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The oldest road in the U.S.A.


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It's a shame so many of the old roads get re-routed.  We did US 50 coast to coast, almost, in 2005, on motorcycles.  We stayed true to as much of the old road as practical, until we got to Carson City, NV.  However, on the return, my wife and I made up for it by coming through Sacramento where it officially starts/ends.

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15 hours ago, rickeieio said:

It's a shame so many of the old roads get re-routed

You can blame that on President Eisenhower and the creation of the Interstate System officially the Eisenhower National System of Interstate and Defense Highways. It was a dream he had had since he was a young Army lieutenant. That is in itself an interesting bit of history and another story.

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16 hours ago, rickeieio said:

It's a shame so many of the old roads get re-routed. 

But can you imagine traveling the US routes with all of the truck traffic from the interstate highways on them with you? A lot of the old routes are still there, though not always in exactly the same places but we have found the US routes to be more pleasant because the trucks and heaviest traffic are on the interstates.

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3 hours ago, Kirk W said:

But can you imagine traveling the US routes with all of the truck traffic from the interstate highways on them with you? A lot of the old routes are still there, though not always in exactly the same places but we have found the US routes to be more pleasant because the trucks and heaviest traffic are on the interstates.

Which is why when the truckers moved to the interstate system, we rarely travel on them.  The best way to see this country is on the US Highways and even some of the more scenic state highways.  There was a guy out of the Miami area many years ago who traveled with his cat in a truck camper and put out a newspaper and he referred to avoiding the interstates as shunpiking.  It's rare when we find ourselves on any interstate.

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1 hour ago, Mr. Camper said:

Which is why when the truckers moved to the interstate system, we rarely travel on them.  The best way to see this country is on the US Highways and even some of the more scenic state highways.  There was a guy out of the Miami area many years ago who traveled with his cat in a truck camper and put out a newspaper and he referred to avoiding the interstates as shunpiking.  It's rare when we find ourselves on any interstate.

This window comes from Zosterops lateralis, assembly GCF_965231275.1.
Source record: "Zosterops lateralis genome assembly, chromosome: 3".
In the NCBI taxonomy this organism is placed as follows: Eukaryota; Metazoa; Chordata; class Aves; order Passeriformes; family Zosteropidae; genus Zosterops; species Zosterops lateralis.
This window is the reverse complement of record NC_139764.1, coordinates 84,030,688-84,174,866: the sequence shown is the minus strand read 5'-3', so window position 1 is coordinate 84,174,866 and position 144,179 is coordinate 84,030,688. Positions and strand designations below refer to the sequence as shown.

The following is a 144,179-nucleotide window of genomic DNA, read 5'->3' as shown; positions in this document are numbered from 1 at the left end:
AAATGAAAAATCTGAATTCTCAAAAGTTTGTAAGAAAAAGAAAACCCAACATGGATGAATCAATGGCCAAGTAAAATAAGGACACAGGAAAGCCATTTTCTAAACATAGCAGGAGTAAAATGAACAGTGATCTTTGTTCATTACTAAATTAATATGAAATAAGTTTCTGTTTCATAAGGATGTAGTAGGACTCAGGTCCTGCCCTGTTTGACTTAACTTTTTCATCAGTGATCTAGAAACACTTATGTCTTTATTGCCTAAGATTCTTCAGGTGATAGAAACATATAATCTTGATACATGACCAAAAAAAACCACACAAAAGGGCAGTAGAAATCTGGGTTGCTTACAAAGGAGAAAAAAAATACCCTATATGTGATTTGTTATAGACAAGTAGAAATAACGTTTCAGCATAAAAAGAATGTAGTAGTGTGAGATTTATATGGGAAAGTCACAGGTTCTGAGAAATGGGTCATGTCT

Great day trip is US 30 (E Historic Columbia River Highway)  picked up outside of Portland, Oregon (at Troutdale) all the way to the Dallas, OR,  rather than I-84.  US 30 runs along the Columbia river and has NUMEROUS waterfalls, usually with a pull out to park and hike to the base of the water fall.  So you get to see so many before getting to Multnomah Falls park.   

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On 9/18/2020 at 7:38 PM, Ray,IN said:

Yellowstone Trail is the oldest road in the U.S.A. Click on the map to see the road, and attractions. in each state.

"If you aren't pulling a car out of the mud, keep your horse off the road."

It's not actually the oldest road in the US (Oldest Roads). The article says, "The Yellowstone Trail was  the first transcontinental automobile highway in the United States through the northern tier of states from Washington through Massachusetts."

Interesting info, though.

Rob

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A few decades ago we rented a Class C and followed US Hwy 2 from Minnesota to the west coast then back following US Hwy 30. We were researching railroads at that time so we followed the BN tracks west then the UP tracks east. It was a great way to do that research. That 3-week trip was what convinced us in 2008 that we could live full time in an RV. I wondering if those people who are RVing for the first time because of this pandemic will some day realize they could do this full time? Are they the future of this club? I hope so.

Linda Sand

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3 minutes ago, Second Chance said:

It's not actually the oldest road in the US (Oldest Roads). The article says, "The Yellowstone Trail was  the first transcontinental automobile highway in the United States through the northern tier of states from Washington through Massachusetts."

Having spent my childhood in Illinois I always thought the Lincoln Highway was the first transcontinental road. According to that link it's only number eight in age although it appears it was the first transcontinental one.

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I'm sure it's not actually the  "Oldest road", civilization of the US started in the East, not out West. I'm  thinking the location of where the first car's traveled from where  they were constructed would actually get the distinction of the first  road. The paths by which horses and  wagons all  seem  to be called "Trails" I think.